Prep 5 mins
Cook 1 hr 30 mins
I am finally posting my recipe for Spotted Dick! This delicious steamed sponge pudding with currants is a British schoolboy favourite from the days when school dinners were not only tasty and nourishing, but may have been the only hot meal of the day for some children. Originally, Spotted Dick would have been made with beef suet and breadcrumbs - this recipe has been updated for modern tastes, and uses vegetarian suet or butter with flour. Serve this with English custard for a comforting and nostalgic flavour explosion! Steaming is so easy, and whilst it bubbles and simmers away, you are free to do other things around the kitchen, such as prepare the custard!
- 100 g self raising flour
- 1 pinch salt
- 50 g shredded vegetable suet or 50 g grated frozen butter
- 50 g caster sugar
- 50 g currants
- 50 g mixed citrus peels
- 1 medium egg, beaten
- 4 tablespoons milk
- Grease a 600 ml (1 pint) pudding basin.
- Mix together the dry ingredients.
- Add the egg and sufficient milk to produce a smooth dropping consistency.
- Place the mixture into prepared pudding basin.
- Cover with pleated greaseproof paper and foil and steam for about 1½ hours.
- Turn out and serve hot with custard or syrup.
This may well be a nice steamed pudding but it is nothing like a traditional Spotted Dick.
Agree with Richard H (May 2015), that, although this may very well be a tasty spotted dick, it's not the same spotted dick (aka Currant pud), that Mum used to make. The original spotted dick had the ingredients of suet, flour, currants and whatever else, can't remember Mum using peel, but once the dough had been made and rolled in suet, to about the size of a small loaf . it was then wrapped in muslin, tied at both ends, then placed in a colander, which in turn, was placed in a pot of boiling water, and steamed for 2 hours. The smell was mouthwatering, and I normally asked Mum half a dozen times or so " When is it going to ready Mum". Can't remember ever having custard on it either, just a sprinkling of sugar. I'm trying to find someone who can make one for me, for which I'd certainly pay for. The recipe may be in one of Mum's old cook books, which we have around, but it was probably handed down anyway by my Nan! Alan P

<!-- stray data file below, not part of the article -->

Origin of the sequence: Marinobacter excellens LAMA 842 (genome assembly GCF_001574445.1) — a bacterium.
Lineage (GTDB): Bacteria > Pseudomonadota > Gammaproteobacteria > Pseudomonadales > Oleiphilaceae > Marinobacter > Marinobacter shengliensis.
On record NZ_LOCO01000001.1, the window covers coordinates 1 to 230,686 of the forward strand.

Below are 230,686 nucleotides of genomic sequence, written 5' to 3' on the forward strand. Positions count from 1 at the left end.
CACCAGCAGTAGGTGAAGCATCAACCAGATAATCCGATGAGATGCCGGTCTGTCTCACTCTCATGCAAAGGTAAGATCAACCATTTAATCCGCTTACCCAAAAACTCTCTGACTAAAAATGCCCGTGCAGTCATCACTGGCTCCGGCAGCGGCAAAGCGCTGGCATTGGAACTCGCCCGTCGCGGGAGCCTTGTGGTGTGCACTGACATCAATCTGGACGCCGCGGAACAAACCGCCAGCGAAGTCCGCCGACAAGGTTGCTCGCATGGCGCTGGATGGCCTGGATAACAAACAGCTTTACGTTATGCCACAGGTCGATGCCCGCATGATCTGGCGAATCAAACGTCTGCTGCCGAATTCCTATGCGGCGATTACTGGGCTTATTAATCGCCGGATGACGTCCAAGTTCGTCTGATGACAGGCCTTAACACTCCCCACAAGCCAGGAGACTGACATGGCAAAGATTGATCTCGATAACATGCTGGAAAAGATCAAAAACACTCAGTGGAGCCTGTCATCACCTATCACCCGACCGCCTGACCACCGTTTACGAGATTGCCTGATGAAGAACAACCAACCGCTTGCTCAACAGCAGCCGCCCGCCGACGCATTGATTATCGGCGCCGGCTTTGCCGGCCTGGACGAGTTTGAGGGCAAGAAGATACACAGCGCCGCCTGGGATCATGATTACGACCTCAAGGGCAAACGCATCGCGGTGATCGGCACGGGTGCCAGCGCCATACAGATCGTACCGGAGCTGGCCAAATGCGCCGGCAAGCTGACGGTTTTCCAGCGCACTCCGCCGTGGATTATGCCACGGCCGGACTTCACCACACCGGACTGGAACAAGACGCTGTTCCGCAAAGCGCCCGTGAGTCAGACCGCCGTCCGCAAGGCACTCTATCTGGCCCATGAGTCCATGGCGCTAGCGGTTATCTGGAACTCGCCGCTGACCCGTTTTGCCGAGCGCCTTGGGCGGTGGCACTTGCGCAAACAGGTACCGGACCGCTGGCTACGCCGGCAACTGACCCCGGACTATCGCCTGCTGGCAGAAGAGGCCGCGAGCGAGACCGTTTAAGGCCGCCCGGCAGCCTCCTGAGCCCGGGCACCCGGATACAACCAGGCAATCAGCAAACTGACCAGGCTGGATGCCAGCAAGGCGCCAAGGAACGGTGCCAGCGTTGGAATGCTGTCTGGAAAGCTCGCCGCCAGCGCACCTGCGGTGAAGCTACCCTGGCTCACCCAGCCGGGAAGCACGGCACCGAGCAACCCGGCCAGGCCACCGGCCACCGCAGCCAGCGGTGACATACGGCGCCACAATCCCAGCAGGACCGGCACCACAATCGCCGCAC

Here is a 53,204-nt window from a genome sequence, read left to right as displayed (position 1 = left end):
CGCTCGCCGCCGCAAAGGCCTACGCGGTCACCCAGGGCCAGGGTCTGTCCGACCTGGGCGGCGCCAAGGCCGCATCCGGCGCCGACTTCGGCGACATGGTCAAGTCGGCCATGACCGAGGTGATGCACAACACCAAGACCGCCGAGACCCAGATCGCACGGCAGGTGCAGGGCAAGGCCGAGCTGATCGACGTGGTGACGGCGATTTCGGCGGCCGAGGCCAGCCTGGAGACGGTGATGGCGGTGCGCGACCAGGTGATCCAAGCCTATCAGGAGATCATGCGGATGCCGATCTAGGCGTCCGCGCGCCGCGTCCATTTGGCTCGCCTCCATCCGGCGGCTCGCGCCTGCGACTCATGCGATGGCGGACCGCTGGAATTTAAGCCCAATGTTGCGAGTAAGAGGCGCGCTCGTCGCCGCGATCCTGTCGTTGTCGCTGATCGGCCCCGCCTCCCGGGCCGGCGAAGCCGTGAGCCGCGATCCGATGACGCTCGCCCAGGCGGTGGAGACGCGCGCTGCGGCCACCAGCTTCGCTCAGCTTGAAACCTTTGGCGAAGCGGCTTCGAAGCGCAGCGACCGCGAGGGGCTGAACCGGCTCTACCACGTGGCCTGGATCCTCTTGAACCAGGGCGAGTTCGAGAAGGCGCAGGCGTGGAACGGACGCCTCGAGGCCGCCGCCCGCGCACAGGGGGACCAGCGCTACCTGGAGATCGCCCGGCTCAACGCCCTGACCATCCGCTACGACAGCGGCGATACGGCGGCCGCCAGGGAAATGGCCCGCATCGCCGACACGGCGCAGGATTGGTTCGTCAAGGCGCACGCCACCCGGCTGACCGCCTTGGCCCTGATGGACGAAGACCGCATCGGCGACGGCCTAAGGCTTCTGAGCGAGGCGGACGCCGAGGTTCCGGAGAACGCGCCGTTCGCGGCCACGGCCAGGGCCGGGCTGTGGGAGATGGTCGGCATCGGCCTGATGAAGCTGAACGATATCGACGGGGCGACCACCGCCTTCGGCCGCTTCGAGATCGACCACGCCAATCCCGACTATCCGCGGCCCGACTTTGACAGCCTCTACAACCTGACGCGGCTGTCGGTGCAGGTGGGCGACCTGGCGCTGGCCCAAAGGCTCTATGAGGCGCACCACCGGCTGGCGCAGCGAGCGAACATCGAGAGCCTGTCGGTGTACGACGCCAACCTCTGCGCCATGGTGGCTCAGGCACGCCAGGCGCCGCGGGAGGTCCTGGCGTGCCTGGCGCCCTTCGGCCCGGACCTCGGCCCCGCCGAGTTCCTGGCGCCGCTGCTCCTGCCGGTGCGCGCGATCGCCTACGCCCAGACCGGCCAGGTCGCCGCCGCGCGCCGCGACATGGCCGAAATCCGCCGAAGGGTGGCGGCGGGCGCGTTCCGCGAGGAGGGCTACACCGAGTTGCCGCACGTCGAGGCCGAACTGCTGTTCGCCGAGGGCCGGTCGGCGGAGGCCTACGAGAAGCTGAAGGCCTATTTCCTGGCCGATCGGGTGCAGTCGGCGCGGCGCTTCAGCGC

Make sure you soak the currants in hot water until they are soft (approx. 15 mins) it makes for a better pudding. This is comfort food for a cold winters night